Motherhood is lonely.
Kate Rope describes it like this:  "It is great, and wonderful, and fulfilling, but it is also lonely.
I feel alone because by deciding to have a child I took on ultimate responsibility for another human being, and that means I no longer have the luxury (or was it the illusion?) of letting somebody else be in charge -- my parents, my husband, a group of good friends on a girls' weekend away." 
Personally, I have experienced those twinges of jealousy as my friends, most of which haven't had children yet, post pictures of Thursday night happy hours or Friday night get togethers.  There is a second, or 15, where I think 'man I wish I could go' or 'no one invited me'.  But then she beckons my attention and all is forgotten, and ultimately I am reminded that my place is here, with her. 
Kate goes on to write: "At the end of every day, when I crawl into bed next to my husband, there is a part of me that stays alert, a little part I save just for my daughters in case they need it -- a tiny, stoic sentry who never sleeps and guards her post alone."  And how true her words.  I am a single mother, who does not crawl in bed next to a husband every night, and feels every bit, if not more, of that responsibility and loneliness.  I often feel like I need to explain to others how hard this job is.  I catch myself holding back from attempting to verbalize the rollercoaster of emotions, and stress, and concern, and joy, and relief I feel every single day.  And I do so because, quite frankly, no one would understand, and my words would not do any of it justice. 
There is the loneliness. 
Strangely, I know other (or all other) moms understand what I go through, but I don't hear them talk about it so my mouth says shut too. I even catch myself wondering if I have become a different sort of un-relatable breed, as crazy as that may sound.
And, there is an element of single motherhood in my loneliness as well.  I feel guilty even saying that, as I have an amazing family and caring boyfriend that help me more than I can say, but I do believe that there is a separate loneliness to not crawling in bed next to a husband every night. And although I do have a partner, and a great one; she is two. There must be some comfort in knowing that one other adult human being's main concern is supporting you and your child in some way, everyday.  In my opinion, there is another layer to it all when you are the one who goes to bed with the days events and worry, alone.  That being said, I can't not acknowledge how great my two year old partner is, and how I couldn't, nor wouldn't want to, imagine my life without her.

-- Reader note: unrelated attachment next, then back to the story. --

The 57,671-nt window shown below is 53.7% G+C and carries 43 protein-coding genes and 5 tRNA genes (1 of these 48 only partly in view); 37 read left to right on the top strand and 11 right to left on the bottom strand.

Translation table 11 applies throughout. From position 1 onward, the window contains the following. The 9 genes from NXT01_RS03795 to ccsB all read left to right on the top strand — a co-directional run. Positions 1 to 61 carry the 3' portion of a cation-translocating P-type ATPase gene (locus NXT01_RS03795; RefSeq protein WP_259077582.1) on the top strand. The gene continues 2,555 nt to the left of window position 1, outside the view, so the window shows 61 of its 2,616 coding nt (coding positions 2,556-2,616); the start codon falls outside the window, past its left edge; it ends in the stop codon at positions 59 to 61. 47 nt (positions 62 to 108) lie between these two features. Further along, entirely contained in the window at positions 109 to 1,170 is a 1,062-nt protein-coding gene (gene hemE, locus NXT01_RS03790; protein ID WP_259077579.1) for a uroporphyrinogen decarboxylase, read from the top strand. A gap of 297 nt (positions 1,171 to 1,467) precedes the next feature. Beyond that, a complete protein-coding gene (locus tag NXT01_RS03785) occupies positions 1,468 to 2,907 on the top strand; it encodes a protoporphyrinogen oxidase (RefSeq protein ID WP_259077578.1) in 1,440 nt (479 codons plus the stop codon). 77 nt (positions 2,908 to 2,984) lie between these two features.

Kate sums up her article saying: 
"Already I have failed in some ways and excelled in others. And doing both has taught me that I can learn, get better, and survive the trials. I now know that what seems like a crisis today may be something I laugh at next week, that being perfect is impossible and that even my parents, who made my world feel so safe growing up, were winging it themselves much of the time.
And I have discovered that feeling alone at times is a small price to pay for the experience of bringing another person into your life and growing up together.
I wouldn't trade it. It feels like a transition my mind and body were meant to make, a threshold we were evolutionarily destined to cross. I wouldn't step back across it to the carefree, cared-for times before. OK, maybe I would for a day or a week. But I wouldn't stay."
And with that she said exactly what motherhood is to me.

Monday, June 30, 2014


He called tonight.